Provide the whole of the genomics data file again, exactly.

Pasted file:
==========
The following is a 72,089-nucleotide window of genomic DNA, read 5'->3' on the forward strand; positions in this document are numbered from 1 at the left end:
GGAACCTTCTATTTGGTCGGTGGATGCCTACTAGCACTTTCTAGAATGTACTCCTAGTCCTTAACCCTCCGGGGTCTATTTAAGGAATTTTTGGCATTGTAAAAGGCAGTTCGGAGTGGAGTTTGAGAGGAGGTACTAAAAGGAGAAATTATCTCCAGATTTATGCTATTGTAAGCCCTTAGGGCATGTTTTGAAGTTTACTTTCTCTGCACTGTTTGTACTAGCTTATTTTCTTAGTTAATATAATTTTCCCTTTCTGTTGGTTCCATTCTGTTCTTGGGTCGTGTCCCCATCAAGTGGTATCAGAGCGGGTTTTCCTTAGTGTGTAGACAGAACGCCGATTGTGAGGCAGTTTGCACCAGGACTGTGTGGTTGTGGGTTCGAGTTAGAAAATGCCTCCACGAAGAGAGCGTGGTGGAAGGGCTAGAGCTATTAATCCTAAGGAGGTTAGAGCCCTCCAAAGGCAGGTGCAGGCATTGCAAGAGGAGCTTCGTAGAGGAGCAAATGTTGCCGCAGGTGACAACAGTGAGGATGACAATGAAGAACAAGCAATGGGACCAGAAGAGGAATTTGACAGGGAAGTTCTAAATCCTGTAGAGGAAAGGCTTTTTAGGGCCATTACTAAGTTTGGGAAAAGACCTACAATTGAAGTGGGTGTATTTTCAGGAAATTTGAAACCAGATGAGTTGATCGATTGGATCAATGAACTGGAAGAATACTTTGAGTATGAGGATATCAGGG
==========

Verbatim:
The following is a 72,089-nucleotide window of genomic DNA, read 5'->3' on the forward strand; positions in this document are numbered from 1 at the left end:
GGAACCTTCTATTTGGTCGGTGGATGCCTACTAGCACTTTCTAGAATGTACTCCTAGTCCTTAACCCTCCGGGGTCTATTTAAGGAATTTTTGGCATTGTAAAAGGCAGTTCGGAGTGGAGTTTGAGAGGAGGTACTAAAAGGAGAAATTATCTCCAGATTTATGCTATTGTAAGCCCTTAGGGCATGTTTTGAAGTTTACTTTCTCTGCACTGTTTGTACTAGCTTATTTTCTTAGTTAATATAATTTTCCCTTTCTGTTGGTTCCATTCTGTTCTTGGGTCGTGTCCCCATCAAGTGGTATCAGAGCGGGTTTTCCTTAGTGTGTAGACAGAACGCCGATTGTGAGGCAGTTTGCACCAGGACTGTGTGGTTGTGGGTTCGAGTTAGAAAATGCCTCCACGAAGAGAGCGTGGTGGAAGGGCTAGAGCTATTAATCCTAAGGAGGTTAGAGCCCTCCAAAGGCAGGTGCAGGCATTGCAAGAGGAGCTTCGTAGAGGAGCAAATGTTGCCGCAGGTGACAACAGTGAGGATGACAATGAAGAACAAGCAATGGGACCAGAAGAGGAATTTGACAGGGAAGTTCTAAATCCTGTAGAGGAAAGGCTTTTTAGGGCCATTACTAAGTTTGGGAAAAGACCTACAATTGAAGTGGGTGTATTTTCAGGAAATTTGAAACCAGATGAGTTGATCGATTGGATCAATGAACTGGAAGAATACTTTGAGTATGAGGATATCAGGG